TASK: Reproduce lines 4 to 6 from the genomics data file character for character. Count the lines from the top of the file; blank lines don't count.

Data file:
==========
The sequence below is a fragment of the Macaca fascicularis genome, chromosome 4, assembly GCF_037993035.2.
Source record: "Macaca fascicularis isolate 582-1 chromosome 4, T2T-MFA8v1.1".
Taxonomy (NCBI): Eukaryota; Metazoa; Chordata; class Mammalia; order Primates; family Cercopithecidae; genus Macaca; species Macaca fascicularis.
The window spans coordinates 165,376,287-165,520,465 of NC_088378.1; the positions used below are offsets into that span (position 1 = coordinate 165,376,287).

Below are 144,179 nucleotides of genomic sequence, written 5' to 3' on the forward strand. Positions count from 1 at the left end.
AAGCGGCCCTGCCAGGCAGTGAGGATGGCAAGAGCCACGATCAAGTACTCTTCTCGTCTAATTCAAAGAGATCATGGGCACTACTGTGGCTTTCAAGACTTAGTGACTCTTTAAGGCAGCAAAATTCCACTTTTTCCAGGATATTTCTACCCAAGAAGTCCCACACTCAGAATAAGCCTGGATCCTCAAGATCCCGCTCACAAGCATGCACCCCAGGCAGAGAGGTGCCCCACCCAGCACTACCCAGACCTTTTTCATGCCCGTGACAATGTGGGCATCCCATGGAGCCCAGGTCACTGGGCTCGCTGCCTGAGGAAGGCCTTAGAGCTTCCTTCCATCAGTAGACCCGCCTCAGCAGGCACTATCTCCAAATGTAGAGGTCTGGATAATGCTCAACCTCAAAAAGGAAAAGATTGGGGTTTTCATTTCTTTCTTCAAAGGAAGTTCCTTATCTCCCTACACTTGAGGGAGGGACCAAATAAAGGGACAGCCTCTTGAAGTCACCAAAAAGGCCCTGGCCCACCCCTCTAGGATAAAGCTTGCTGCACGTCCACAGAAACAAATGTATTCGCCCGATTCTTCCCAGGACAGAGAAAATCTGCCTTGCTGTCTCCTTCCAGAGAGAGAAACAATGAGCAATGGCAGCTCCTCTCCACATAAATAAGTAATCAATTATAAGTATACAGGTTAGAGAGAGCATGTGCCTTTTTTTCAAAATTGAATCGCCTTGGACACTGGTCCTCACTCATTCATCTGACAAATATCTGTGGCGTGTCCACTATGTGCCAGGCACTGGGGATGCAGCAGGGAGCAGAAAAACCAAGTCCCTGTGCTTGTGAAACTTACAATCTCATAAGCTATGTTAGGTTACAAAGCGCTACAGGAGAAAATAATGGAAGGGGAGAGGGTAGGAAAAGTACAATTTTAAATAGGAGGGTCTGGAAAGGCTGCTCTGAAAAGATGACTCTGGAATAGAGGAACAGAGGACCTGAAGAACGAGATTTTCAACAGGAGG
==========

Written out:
The window spans coordinates 165,376,287-165,520,465 of NC_088378.1; the positions used below are offsets into that span (position 1 = coordinate 165,376,287).

Below are 144,179 nucleotides of genomic sequence, written 5' to 3' on the forward strand. Positions count from 1 at the left end.
AAGCGGCCCTGCCAGGCAGTGAGGATGGCAAGAGCCACGATCAAGTACTCTTCTCGTCTAATTCAAAGAGATCATGGGCACTACTGTGGCTTTCAAGACTTAGTGACTCTTTAAGGCAGCAAAATTCCACTTTTTCCAGGATATTTCTACCCAAGAAGTCCCACACTCAGAATAAGCCTGGATCCTCAAGATCCCGCTCACAAGCATGCACCCCAGGCAGAGAGGTGCCCCACCCAGCACTACCCAGACCTTTTTCATGCCCGTGACAATGTGGGCATCCCATGGAGCCCAGGTCACTGGGCTCGCTGCCTGAGGAAGGCCTTAGAGCTTCCTTCCATCAGTAGACCCGCCTCAGCAGGCACTATCTCCAAATGTAGAGGTCTGGATAATGCTCAACCTCAAAAAGGAAAAGATTGGGGTTTTCATTTCTTTCTTCAAAGGAAGTTCCTTATCTCCCTACACTTGAGGGAGGGACCAAATAAAGGGACAGCCTCTTGAAGTCACCAAAAAGGCCCTGGCCCACCCCTCTAGGATAAAGCTTGCTGCACGTCCACAGAAACAAATGTATTCGCCCGATTCTTCCCAGGACAGAGAAAATCTGCCTTGCTGTCTCCTTCCAGAGAGAGAAACAATGAGCAATGGCAGCTCCTCTCCACATAAATAAGTAATCAATTATAAGTATACAGGTTAGAGAGAGCATGTGCCTTTTTTTCAAAATTGAATCGCCTTGGACACTGGTCCTCACTCATTCATCTGACAAATATCTGTGGCGTGTCCACTATGTGCCAGGCACTGGGGATGCAGCAGGGAGCAGAAAAACCAAGTCCCTGTGCTTGTGAAACTTACAATCTCATAAGCTATGTTAGGTTACAAAGCGCTACAGGAGAAAATAATGGAAGGGGAGAGGGTAGGAAAAGTACAATTTTAAATAGGAGGGTCTGGAAAGGCTGCTCTGAAAAGATGACTCTGGAATAGAGGAACAGAGGACCTGAAGAACGAGATTTTCAACAGGAGG